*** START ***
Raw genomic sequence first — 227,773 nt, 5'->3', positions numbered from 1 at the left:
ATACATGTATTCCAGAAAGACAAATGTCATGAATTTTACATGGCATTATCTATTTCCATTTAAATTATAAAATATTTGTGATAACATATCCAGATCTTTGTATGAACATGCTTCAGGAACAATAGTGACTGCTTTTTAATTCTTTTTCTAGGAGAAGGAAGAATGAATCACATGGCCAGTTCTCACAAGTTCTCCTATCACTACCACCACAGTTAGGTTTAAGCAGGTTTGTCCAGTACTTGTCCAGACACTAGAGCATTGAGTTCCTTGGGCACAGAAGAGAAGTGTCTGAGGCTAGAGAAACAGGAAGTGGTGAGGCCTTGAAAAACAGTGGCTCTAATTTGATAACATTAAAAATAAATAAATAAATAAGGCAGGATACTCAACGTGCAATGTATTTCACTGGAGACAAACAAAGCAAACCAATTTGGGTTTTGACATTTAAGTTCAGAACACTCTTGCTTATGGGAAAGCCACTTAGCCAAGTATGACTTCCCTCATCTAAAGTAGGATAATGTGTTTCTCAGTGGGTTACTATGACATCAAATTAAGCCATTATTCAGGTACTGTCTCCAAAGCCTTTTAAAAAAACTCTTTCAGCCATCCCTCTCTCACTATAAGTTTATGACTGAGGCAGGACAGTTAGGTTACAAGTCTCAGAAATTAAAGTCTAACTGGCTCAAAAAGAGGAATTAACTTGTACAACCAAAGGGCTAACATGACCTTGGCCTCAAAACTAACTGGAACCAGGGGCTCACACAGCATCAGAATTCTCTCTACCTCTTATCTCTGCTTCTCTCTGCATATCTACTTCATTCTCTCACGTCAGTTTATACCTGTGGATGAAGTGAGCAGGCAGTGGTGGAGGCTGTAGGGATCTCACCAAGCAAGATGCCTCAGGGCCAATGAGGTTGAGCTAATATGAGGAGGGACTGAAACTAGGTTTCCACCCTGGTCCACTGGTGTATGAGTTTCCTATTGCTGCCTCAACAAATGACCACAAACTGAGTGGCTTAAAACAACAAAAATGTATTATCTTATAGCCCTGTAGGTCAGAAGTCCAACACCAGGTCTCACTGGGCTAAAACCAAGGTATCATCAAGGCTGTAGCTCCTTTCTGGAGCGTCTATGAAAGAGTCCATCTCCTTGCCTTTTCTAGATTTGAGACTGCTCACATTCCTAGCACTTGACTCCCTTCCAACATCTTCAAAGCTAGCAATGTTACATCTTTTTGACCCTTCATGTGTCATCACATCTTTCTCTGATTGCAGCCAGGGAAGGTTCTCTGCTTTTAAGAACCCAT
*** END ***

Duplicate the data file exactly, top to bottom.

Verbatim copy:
Raw genomic sequence first — 227,773 nt, 5'->3', positions numbered from 1 at the left:
ATACATGTATTCCAGAAAGACAAATGTCATGAATTTTACATGGCATTATCTATTTCCATTTAAATTATAAAATATTTGTGATAACATATCCAGATCTTTGTATGAACATGCTTCAGGAACAATAGTGACTGCTTTTTAATTCTTTTTCTAGGAGAAGGAAGAATGAATCACATGGCCAGTTCTCACAAGTTCTCCTATCACTACCACCACAGTTAGGTTTAAGCAGGTTTGTCCAGTACTTGTCCAGACACTAGAGCATTGAGTTCCTTGGGCACAGAAGAGAAGTGTCTGAGGCTAGAGAAACAGGAAGTGGTGAGGCCTTGAAAAACAGTGGCTCTAATTTGATAACATTAAAAATAAATAAATAAATAAGGCAGGATACTCAACGTGCAATGTATTTCACTGGAGACAAACAAAGCAAACCAATTTGGGTTTTGACATTTAAGTTCAGAACACTCTTGCTTATGGGAAAGCCACTTAGCCAAGTATGACTTCCCTCATCTAAAGTAGGATAATGTGTTTCTCAGTGGGTTACTATGACATCAAATTAAGCCATTATTCAGGTACTGTCTCCAAAGCCTTTTAAAAAAACTCTTTCAGCCATCCCTCTCTCACTATAAGTTTATGACTGAGGCAGGACAGTTAGGTTACAAGTCTCAGAAATTAAAGTCTAACTGGCTCAAAAAGAGGAATTAACTTGTACAACCAAAGGGCTAACATGACCTTGGCCTCAAAACTAACTGGAACCAGGGGCTCACACAGCATCAGAATTCTCTCTACCTCTTATCTCTGCTTCTCTCTGCATATCTACTTCATTCTCTCACGTCAGTTTATACCTGTGGATGAAGTGAGCAGGCAGTGGTGGAGGCTGTAGGGATCTCACCAAGCAAGATGCCTCAGGGCCAATGAGGTTGAGCTAATATGAGGAGGGACTGAAACTAGGTTTCCACCCTGGTCCACTGGTGTATGAGTTTCCTATTGCTGCCTCAACAAATGACCACAAACTGAGTGGCTTAAAACAACAAAAATGTATTATCTTATAGCCCTGTAGGTCAGAAGTCCAACACCAGGTCTCACTGGGCTAAAACCAAGGTATCATCAAGGCTGTAGCTCCTTTCTGGAGCGTCTATGAAAGAGTCCATCTCCTTGCCTTTTCTAGATTTGAGACTGCTCACATTCCTAGCACTTGACTCCCTTCCAACATCTTCAAAGCTAGCAATGTTACATCTTTTTGACCCTTCATGTGTCATCACATCTTTCTCTGATTGCAGCCAGGGAAGGTTCTCTGCTTTTAAGAACCCAT